Experts are concerned about people not finishing their antibiotics and then giving them to someone else.

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Sharing antibiotics can help create more drug-resistant bacteria. Getty Images

It’s a fairly common scenario.

Your doctor prescribes you antibiotics, telling you to take the full course of medication even after you’re feeling better.

But, when your symptoms are gone, you ignore your doctor’s instructions and stop taking your medicine.

You leave the rest in the medicine cabinet, ready to use the next time you’re not feeling well.

Or, worse yet, for when someone else is ill.

The collective medical community, especially those who track and treat bacteria stronger than the most powerful antibiotics available, would like you to stop.

New research scheduled to be presented Monday at the American Academy of Pediatrics (AAP) National Conference & Exhibition in Orlando, Florida, shows how common this type of medicine sharing is among parents.

Using responses to an anonymous online questionnaire of 496 parents, researchers at the Cohen Children’s Medical Center of New York reported that 48 percent of the parents surveyed said they’ve held onto leftover antibiotics.

More troubling to researchers was that of those parents, 73 percent reported giving those antibiotics to siblings, unrelated children, and unrelated adults.

This would sometimes occur months after the drugs were originally prescribed.

Dr. Ruth Milanaik, director of the neonatal neurodevelopment follow-up program at Cohen and senior author of the study, says the results show an “alarming” percentage of parents engaging in sharing or borrowing antibiotics, a practice known as prescription diversion.

“This is dangerous not only for those given antibiotics that weren’t prescribed for them, but for entire populations of people who some antibiotics may no longer help when the bacteria they target become resistant to them,” Milanaik said in a statement.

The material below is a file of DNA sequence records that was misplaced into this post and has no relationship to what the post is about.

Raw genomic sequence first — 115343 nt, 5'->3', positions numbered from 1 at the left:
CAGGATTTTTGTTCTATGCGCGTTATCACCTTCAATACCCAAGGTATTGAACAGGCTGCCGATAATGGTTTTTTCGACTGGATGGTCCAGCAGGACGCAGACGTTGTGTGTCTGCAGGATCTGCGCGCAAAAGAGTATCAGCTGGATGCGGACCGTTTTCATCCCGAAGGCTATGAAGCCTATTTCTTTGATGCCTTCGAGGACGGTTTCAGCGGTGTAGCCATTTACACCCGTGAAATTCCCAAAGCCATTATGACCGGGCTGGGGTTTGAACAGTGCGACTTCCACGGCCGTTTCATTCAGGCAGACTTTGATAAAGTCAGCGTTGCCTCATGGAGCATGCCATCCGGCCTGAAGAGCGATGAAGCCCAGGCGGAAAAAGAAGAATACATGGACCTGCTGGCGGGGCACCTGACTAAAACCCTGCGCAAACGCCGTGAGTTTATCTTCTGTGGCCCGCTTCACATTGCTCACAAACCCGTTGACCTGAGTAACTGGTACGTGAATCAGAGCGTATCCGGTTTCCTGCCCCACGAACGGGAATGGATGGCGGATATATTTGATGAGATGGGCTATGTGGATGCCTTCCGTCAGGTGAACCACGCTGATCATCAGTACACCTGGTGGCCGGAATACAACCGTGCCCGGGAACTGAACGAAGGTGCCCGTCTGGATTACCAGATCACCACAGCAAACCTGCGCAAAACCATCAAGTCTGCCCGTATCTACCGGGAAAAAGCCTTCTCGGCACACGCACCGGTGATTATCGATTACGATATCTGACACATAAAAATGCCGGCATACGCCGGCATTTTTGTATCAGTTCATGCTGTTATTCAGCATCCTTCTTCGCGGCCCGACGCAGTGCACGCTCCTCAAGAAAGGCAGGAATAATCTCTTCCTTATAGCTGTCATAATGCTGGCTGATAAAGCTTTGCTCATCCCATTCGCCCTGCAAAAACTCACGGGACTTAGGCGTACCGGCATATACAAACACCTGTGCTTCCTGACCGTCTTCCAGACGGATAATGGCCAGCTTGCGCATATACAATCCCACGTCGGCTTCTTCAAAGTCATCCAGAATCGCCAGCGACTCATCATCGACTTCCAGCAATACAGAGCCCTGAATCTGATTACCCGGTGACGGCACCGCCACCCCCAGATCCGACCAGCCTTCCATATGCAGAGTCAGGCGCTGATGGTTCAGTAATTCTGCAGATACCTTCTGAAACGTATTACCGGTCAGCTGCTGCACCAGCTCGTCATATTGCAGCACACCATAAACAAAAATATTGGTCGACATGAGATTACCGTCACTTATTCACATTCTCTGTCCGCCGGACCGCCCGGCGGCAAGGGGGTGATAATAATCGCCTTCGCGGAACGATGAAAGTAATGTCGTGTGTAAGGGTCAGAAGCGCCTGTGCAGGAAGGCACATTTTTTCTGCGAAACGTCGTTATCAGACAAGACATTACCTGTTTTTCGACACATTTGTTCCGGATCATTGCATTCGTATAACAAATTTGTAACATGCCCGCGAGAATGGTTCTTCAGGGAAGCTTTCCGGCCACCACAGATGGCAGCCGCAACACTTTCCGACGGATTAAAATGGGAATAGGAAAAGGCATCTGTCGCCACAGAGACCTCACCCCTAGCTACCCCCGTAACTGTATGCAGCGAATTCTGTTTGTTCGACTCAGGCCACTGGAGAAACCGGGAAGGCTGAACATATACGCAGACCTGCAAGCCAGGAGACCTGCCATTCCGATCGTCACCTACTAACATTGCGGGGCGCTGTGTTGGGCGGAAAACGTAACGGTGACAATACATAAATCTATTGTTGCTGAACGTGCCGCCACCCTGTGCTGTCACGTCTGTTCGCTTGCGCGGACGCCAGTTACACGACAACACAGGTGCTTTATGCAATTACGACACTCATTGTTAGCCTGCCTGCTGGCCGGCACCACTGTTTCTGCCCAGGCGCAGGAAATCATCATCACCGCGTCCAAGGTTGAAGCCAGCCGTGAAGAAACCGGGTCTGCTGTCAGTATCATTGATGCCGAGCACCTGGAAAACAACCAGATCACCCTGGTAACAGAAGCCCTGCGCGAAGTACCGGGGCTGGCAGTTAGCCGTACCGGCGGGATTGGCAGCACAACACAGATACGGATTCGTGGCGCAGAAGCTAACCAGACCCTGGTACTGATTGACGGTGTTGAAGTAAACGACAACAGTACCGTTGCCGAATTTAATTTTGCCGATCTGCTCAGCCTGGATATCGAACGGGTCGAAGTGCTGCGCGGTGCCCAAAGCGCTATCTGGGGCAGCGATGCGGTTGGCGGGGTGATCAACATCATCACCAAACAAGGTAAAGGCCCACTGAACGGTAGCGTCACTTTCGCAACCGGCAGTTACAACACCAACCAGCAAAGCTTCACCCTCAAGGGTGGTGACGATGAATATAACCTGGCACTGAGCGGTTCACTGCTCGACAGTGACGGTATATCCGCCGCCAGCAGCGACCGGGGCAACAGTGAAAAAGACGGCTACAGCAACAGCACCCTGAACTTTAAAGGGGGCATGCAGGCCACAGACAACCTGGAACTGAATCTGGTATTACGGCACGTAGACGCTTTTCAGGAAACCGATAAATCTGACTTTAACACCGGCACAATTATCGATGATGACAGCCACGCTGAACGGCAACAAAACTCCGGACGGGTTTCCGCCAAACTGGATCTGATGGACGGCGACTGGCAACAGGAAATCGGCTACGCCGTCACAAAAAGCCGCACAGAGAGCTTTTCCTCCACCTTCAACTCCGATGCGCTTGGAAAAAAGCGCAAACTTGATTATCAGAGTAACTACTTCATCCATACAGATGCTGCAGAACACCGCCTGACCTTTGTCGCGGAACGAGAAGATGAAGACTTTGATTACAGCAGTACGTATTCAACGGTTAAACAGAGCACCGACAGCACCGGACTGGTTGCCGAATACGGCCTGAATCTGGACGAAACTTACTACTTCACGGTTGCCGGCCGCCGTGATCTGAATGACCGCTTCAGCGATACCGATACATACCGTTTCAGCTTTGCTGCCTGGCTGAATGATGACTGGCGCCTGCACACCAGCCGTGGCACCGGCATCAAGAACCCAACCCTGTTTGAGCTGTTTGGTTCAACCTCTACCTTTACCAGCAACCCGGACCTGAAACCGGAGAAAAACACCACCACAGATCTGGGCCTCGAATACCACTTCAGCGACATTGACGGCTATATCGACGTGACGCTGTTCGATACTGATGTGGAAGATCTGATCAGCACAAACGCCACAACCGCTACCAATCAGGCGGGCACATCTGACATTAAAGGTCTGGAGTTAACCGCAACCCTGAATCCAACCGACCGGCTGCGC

Antibiotics are most effective when used the least.

The overuse and misuse of them has led to the rise of antibiotic resistance, or bacteria that have evolved defenses around even our strongest antibiotics.

Calling antibiotic resistance “one of the biggest public health challenges of our time,” the U.S. Centers for Disease Control and Prevention (CDC) estimates that each year at least 2 million people get an antibiotic-resistant infection — 23,000 of whom die — in the United States alone.

But parents giving their children antibiotics aren’t the leading driving factor in the rise of deadly bacteria.

Overall, it’s a mix of their use in humans and animals, as well as natural evolution.

While experts search for new ways to combat these threats, they are pressuring for continued judicious use of currently available antibiotics.

That includes only using them as prescribed.

“Although the discovery of antibiotics has revolutionized medicine, it is imperative that clinicians emphasize the importance of use and dispose of these medications properly to make sure they remain an effective tool against infectious diseases,” Milanaik said.

The Cohen survey found the most commonly diverted antibiotics were liquids and drops.

In addition, 16 percent of parents reported giving their children antibiotics meant for an adult.

Most parents followed the dosage on the packaging, although the recipient had changed.

One common reason parents gave for giving their children unused antibiotics was to avoid the costs of going to the doctor again, said Tamara Kahan, the abstract’s presenting author, in a statement accompanying the research.

Kahan says further research should examine the best way to convey to parents the risks associated with antibiotic diversion as well as pinpointing exactly how and why it is most likely to occur.

“Follow-up surveys could examine whether there is a correlation between lack of access to health insurance or primary care and antibiotic diversion,” she said.

Allan Coukell, senior director of drugs and medical devices at the Pew Charitable Trusts, wasn’t involved in the study but says generally people shouldn’t share antibiotics.

“The concern is that anytime we use an antibiotic is that it gives bacteria opportunities to develop resistance,” he told Healthline.

Besides resistance, antibiotics are not risk-free drugs, Coukell says.

That includes side effects and complications that put many people in the emergency room.

“We need to treat antibiotics with the seriousness of other prescription drugs,” he said.

Diversion is a major problem in abusing and misusing prescription medication, from opioid painkillers to antibiotics.

Like any medication, it’s best to follow your doctors’ instructions and take all of your medication as prescribed.

If, for whatever reason, you choose not to follow your full course of antibiotics, don’t give them to someone else.

The more times bacteria are exposed to levels of antibiotics that aren’t lethal enough to kill it are more opportunities it can have to evolve defenses around it.